The Grey Passion is a series of paintings by Hans Holbein the Elder (1465-1524). Executed between 1494 and 1500, it comprises twelve panels illustrating the Passion of Christ; Holbein's monochrome palette is almost entirely grey. The paintings were purchased by the Staatsgalerie Stuttgart, the Stuttgart State Art Gallery in Germany. The State Art Gallery acquired the altarpiece in 2003 for 12 million euros. The restoration of the artworks lasted three years and cost 450 thousand euros.
The series is considered one of the most important of Holbein's works. The Grey Passion was part of an altar painting, a triptych; its centerpiece was a sculpture by Gregor Erhart (ca. 1470 - 1540), now lost, and the wings each contained the six paintings.
The Grey Passion was painted during Holbein's so-called Augsburg period, when he lived in Augsburg. In theme and treatment it is inspired by works of artists such as Dirk Bouts, the Master of Frankfurt, and Martin Schongauer. The aspect of this work that was different, and which is entirely specific to this work, is the grisaille painting style in which almost all colours were omitted except for shades of grey. Some reds and greens are used, while the underlying sketches were made with a silver pencil. The palette used by Holbein in the Grey Passion is unparalleled throughout European altar painting - the monochrome grey perhaps symbolises a theme detached from this world. Hans Holbein the Elder followed the example of Jan van Eyck and Hans Memling and their circle, who had experimented with painting in grisaille.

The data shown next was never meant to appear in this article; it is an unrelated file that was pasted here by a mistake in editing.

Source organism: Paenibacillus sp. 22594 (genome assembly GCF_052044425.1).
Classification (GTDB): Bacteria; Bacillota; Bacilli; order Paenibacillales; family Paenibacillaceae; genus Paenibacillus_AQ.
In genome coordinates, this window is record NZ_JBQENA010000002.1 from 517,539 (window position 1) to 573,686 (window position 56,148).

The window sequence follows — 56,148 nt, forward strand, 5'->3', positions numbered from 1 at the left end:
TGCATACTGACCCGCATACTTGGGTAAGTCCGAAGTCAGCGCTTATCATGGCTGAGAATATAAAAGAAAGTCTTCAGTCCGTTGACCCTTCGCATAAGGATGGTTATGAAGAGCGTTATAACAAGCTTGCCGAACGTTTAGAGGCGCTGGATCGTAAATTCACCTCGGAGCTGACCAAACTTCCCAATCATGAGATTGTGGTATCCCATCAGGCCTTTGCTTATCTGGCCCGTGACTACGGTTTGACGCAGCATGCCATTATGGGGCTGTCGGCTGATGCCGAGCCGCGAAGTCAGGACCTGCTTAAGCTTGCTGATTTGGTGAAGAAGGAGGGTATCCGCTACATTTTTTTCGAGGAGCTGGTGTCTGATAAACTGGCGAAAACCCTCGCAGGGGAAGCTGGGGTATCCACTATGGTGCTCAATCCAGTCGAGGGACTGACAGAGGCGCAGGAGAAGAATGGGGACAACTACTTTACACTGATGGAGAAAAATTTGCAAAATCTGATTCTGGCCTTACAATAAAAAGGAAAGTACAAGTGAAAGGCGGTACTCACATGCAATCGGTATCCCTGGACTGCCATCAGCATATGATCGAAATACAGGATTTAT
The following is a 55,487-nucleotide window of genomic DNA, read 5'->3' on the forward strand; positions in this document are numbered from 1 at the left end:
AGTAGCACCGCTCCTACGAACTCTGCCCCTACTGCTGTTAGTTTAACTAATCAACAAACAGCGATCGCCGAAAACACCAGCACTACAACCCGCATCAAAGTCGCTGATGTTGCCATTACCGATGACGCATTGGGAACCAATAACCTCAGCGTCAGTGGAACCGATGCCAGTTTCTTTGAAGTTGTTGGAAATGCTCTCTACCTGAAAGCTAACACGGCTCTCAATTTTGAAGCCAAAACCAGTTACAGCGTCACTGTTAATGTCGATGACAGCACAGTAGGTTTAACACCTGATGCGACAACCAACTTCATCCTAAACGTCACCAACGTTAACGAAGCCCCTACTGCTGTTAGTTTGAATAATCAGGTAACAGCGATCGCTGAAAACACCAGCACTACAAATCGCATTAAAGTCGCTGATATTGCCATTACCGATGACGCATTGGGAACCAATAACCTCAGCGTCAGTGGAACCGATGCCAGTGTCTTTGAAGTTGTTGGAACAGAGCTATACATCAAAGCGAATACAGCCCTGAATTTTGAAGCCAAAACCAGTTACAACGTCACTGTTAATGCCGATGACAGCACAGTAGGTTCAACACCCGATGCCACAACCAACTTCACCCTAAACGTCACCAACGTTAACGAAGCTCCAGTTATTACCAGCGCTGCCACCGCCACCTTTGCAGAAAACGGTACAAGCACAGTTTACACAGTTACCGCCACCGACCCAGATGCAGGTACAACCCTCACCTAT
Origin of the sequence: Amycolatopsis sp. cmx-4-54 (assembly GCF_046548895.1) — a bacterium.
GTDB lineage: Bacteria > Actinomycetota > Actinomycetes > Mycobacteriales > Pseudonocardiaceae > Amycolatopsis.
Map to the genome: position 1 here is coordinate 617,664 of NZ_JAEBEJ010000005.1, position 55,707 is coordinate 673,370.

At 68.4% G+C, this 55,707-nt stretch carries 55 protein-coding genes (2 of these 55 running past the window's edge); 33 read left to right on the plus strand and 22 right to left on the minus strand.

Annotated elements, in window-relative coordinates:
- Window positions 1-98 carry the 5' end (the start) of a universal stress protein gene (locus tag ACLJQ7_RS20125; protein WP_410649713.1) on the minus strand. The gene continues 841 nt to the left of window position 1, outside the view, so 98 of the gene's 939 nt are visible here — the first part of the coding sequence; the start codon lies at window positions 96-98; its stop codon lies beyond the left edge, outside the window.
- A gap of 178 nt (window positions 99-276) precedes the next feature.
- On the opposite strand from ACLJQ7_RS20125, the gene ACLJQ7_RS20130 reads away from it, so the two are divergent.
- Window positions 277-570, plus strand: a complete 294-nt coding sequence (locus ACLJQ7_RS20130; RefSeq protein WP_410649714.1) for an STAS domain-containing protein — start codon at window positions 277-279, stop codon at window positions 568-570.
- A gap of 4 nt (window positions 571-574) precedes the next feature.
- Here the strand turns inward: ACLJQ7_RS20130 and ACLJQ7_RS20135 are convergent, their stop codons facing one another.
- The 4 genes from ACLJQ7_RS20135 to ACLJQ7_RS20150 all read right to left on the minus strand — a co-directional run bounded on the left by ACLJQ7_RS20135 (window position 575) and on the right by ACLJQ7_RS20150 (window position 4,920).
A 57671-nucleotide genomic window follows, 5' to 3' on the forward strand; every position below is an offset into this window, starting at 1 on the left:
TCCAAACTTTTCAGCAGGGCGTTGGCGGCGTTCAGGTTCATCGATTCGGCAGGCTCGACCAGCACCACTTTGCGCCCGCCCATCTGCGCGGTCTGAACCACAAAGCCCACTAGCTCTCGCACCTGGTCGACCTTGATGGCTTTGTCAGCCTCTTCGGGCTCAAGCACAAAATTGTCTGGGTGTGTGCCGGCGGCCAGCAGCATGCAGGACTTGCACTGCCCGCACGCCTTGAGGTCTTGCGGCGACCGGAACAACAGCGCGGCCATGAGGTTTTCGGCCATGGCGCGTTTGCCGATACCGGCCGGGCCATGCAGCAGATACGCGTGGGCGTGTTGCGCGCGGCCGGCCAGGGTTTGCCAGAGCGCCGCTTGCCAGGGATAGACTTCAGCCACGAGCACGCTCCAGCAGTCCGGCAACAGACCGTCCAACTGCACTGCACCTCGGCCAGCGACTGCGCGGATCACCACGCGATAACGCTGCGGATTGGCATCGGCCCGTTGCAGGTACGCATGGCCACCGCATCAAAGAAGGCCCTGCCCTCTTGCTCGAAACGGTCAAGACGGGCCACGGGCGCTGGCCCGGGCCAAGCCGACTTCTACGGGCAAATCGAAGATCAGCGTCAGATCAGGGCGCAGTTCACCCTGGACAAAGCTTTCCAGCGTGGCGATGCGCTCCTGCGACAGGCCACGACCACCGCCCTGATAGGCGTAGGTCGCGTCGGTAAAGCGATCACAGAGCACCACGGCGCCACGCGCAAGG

Christ on the Mount of Olives
Flagellation of Christ
Pontius Pilate washing his hands
Lamentation of Christ
|Video Hans Holbein the Elder's The Grey Passion|